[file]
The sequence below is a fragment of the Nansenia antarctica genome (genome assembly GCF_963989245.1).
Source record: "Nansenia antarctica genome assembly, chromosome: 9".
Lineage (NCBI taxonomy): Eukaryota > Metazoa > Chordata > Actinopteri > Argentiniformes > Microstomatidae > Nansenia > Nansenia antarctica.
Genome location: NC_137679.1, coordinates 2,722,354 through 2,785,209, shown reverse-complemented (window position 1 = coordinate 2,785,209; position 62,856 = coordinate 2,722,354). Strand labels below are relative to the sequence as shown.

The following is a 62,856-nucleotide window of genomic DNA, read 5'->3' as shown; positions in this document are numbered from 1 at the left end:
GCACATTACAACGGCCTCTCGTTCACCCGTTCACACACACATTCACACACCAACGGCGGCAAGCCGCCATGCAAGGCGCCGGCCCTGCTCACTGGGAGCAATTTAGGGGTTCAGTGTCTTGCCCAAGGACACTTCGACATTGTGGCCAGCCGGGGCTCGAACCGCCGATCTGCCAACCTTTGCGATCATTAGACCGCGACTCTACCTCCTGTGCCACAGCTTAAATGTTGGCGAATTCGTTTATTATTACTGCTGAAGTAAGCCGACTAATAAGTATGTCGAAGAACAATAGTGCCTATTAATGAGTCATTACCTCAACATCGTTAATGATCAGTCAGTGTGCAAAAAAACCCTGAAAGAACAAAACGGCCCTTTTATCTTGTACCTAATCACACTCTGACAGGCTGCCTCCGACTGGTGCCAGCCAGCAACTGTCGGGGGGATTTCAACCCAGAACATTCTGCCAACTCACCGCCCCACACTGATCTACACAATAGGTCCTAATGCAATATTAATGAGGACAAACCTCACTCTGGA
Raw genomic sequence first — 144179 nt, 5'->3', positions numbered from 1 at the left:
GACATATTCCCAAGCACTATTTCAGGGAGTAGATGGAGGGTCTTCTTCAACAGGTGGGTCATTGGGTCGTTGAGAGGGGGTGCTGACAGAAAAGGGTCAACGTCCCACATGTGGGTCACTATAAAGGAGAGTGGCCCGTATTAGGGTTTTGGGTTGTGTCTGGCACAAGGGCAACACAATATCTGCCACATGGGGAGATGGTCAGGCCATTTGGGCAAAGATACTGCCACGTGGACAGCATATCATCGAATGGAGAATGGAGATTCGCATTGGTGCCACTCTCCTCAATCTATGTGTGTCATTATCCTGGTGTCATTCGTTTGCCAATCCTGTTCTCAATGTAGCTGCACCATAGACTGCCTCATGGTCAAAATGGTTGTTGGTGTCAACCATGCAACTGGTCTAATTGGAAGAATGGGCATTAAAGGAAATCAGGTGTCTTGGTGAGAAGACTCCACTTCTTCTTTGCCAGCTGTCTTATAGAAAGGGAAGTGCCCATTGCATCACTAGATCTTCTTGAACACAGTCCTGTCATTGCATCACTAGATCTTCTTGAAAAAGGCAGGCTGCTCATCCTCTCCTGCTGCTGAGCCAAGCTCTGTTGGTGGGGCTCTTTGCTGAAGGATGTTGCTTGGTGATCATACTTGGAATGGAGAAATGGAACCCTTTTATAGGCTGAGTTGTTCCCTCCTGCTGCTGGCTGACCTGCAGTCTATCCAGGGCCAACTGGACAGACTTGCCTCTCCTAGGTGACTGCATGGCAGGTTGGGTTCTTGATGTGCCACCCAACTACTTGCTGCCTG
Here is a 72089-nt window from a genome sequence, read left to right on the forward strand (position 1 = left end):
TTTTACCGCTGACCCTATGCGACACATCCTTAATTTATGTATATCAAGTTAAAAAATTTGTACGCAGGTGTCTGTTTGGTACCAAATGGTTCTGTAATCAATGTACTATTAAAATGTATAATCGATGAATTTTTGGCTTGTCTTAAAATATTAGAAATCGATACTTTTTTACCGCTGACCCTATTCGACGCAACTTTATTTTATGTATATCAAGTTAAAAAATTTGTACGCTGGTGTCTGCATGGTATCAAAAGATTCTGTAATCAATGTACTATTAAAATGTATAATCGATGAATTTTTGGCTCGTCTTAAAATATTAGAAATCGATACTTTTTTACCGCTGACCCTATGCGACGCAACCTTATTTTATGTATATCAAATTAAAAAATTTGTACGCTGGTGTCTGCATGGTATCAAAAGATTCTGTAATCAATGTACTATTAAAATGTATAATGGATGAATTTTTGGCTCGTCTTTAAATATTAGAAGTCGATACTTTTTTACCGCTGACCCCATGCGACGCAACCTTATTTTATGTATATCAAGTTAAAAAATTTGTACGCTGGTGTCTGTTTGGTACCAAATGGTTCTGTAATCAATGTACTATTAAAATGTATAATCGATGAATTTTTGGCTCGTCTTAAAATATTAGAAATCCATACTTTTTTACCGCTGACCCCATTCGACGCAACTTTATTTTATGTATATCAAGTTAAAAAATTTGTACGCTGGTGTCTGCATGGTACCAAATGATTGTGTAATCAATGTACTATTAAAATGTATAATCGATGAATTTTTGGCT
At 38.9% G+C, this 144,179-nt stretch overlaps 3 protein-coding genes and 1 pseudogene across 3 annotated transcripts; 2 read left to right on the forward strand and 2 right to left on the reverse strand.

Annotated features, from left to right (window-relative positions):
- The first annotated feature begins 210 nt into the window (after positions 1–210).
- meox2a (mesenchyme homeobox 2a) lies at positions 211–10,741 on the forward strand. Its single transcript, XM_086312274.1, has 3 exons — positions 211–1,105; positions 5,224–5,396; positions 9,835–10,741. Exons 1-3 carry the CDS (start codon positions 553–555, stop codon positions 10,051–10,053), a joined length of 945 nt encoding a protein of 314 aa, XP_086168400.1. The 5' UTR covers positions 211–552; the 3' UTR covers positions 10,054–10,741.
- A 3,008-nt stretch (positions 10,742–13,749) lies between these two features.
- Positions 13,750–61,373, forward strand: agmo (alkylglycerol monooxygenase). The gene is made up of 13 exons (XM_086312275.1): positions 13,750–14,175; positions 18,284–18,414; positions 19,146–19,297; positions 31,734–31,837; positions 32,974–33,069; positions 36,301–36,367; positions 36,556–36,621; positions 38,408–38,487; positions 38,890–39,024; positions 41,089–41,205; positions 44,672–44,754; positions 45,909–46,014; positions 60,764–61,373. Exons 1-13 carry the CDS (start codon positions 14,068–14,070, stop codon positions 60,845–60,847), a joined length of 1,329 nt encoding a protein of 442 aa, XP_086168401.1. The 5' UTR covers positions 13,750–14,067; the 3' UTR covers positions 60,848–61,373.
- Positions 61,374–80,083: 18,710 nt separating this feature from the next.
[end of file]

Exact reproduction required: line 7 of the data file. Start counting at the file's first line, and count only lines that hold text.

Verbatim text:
Raw genomic sequence first — 144179 nt, 5'->3', positions numbered from 1 at the left: